CPH:Dox Border Documents

I need to find some time to write something up about our CPH:DOX Border Documents event (AHRC Beyond Text: Creativity Beyond Borders Network event #3)… It was great fun, though we were decimated by various illnesses (Mette, Frederik, Mary Claire – be well). I have to say first, it was really cold in Copenhagen, and the DOX event was wildly dispersed, so we shivered a lot. Actually, we did not meet any of the CPH.DOX organisers as they were really busy, though our link through the tent bar-staff meant I got a poster and a booklet. They were plagued by power cuts and floods, but the room at the Akademie that we used was perfect. Of course our very own Mathias Danbolt was the hero of it all – starting us off with some context about the protests against the absurd deportations of Iraqi asylum seekers from Denmark to Iraq, and then on Queer activism. Hito Steyerl showed some really really interesting clips, and Maria Finn’s presentation was fabulous and moving. Khushwant Singh’s film in diasporic Sikhism generated a really great discussion, as did Ananya Chatterjee’s film on sex workers in South Asia the next night. By no means were these received uncritically, and I think its a good thing that were were able to have a ‘full and frank debate’, as they say. On the first day the Akademie students and some festival guests joined us, on the second and third days it was just us lot and some people from the festival – so on average we were mostly 20-25 persons. Very good group, very high level of debate – I think it works well like this. Abhijit Roy’s presentation was masterful on frontality address in cinema, while Bhaskar Mukhopadhyay gave a very detailed introduction to the cinema of Ritwik Ghatak, which has to do with the border between Bengal (ie, btw West Bengal and East Pakistan, later Bangladesh). the Goldsmiths students work was all very insightful, and sometimes incredibly lyrical – Elena Papadaki with some difficult video art, Heidi Hasbrouk provoking intense discussion of ethics of family video, Jennifer Otter stealing the show with her just complete Joy Division tribute band doc, and Ray Ganz tempting ears and minds. On the last day, we started with info-sessions from Ruth Hogarth of the Beyond Text scheme and Mary Claire Halvorson From Goldsmiths. Then Renata Woehrer, Dietmar Kammerer and Raul Gschrey engaged us with high level political issues from Germany – really adding something, and we lost count of the number of bits of film work or images people wanted to take home, linger over, replay. Of course we ate some fine food (Cafe Sebastapol, and Pate Pate), and had a few beers (so far as we could afford) and everyone seemed to have a grand time. The final discussion of what to do next I thought was especially useful – let’s see.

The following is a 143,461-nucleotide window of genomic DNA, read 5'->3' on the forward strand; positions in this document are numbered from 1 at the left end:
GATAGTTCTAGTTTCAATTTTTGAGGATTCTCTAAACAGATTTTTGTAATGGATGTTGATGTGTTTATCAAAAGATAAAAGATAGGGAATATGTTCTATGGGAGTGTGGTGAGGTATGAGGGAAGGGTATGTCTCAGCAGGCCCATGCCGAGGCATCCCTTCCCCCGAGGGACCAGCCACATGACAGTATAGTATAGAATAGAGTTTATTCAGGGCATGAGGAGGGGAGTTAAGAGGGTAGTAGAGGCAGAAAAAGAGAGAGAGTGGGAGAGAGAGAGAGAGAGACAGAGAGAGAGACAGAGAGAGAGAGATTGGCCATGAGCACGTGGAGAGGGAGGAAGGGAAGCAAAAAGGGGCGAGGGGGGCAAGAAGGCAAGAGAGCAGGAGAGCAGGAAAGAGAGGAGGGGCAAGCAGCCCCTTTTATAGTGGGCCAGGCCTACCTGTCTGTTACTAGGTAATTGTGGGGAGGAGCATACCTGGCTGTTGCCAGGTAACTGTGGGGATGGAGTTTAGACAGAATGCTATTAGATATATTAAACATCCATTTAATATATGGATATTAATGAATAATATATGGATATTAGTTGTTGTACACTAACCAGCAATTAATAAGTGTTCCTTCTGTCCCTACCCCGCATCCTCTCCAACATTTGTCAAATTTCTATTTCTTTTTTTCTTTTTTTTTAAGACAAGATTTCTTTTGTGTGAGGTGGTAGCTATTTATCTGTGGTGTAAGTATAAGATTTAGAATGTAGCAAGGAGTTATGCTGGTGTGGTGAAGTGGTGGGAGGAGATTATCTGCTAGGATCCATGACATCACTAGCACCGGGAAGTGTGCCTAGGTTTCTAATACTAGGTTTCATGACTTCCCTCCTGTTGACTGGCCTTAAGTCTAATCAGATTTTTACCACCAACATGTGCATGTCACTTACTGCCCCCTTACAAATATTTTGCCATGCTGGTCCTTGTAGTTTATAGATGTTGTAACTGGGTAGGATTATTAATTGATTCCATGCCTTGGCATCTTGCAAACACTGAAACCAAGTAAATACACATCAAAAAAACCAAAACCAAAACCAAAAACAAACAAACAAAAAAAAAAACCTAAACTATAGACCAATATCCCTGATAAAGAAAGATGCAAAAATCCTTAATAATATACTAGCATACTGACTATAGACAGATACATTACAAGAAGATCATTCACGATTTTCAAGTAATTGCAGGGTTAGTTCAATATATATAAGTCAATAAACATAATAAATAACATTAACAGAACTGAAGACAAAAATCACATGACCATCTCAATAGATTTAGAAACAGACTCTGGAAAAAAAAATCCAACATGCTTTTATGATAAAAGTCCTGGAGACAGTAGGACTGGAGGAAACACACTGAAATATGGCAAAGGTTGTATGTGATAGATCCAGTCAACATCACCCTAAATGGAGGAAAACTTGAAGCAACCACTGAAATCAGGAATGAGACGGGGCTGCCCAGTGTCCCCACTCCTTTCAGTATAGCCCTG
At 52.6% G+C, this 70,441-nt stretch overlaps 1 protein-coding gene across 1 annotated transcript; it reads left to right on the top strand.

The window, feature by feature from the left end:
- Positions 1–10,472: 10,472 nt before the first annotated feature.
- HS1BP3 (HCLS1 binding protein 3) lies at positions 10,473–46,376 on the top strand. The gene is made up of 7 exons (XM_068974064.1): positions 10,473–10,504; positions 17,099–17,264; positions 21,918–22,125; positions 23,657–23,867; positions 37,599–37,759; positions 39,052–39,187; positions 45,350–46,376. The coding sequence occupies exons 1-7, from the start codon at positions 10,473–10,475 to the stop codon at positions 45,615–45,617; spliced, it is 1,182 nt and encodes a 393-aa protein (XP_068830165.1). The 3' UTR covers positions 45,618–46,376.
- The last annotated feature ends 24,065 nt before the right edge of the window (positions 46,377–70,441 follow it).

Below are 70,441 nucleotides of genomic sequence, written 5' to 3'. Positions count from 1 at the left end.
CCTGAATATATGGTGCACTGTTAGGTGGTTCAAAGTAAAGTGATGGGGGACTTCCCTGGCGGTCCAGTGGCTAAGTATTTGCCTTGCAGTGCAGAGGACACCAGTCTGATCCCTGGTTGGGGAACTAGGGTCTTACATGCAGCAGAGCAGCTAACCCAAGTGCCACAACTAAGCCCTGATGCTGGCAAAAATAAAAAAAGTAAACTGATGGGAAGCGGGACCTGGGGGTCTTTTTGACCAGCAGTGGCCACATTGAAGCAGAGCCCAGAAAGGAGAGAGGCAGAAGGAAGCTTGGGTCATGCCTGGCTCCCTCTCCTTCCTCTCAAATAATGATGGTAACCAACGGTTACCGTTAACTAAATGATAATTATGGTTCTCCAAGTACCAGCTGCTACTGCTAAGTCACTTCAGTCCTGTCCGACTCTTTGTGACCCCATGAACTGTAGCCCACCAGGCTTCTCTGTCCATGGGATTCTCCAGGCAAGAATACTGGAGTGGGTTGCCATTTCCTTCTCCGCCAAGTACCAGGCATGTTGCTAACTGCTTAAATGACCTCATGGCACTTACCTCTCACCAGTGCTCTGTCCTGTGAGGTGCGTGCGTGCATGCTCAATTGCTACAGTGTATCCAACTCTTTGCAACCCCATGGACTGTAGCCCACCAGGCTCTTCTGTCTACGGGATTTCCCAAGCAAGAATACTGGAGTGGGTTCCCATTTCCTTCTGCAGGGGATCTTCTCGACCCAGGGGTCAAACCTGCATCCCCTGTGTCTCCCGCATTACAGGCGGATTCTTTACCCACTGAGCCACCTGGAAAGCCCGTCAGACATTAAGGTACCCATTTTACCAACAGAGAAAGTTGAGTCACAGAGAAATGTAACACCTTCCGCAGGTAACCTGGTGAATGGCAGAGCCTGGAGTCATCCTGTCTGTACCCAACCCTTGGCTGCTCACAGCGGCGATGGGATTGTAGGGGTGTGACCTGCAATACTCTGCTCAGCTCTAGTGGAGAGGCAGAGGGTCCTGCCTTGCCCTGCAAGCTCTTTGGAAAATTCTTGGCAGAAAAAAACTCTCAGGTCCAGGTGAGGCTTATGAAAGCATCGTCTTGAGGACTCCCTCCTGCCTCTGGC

This is a partial account (as in, not the opposite of impartial, though it is that, but rather incomplete. hopefully more to come. If you were there, please supplement…)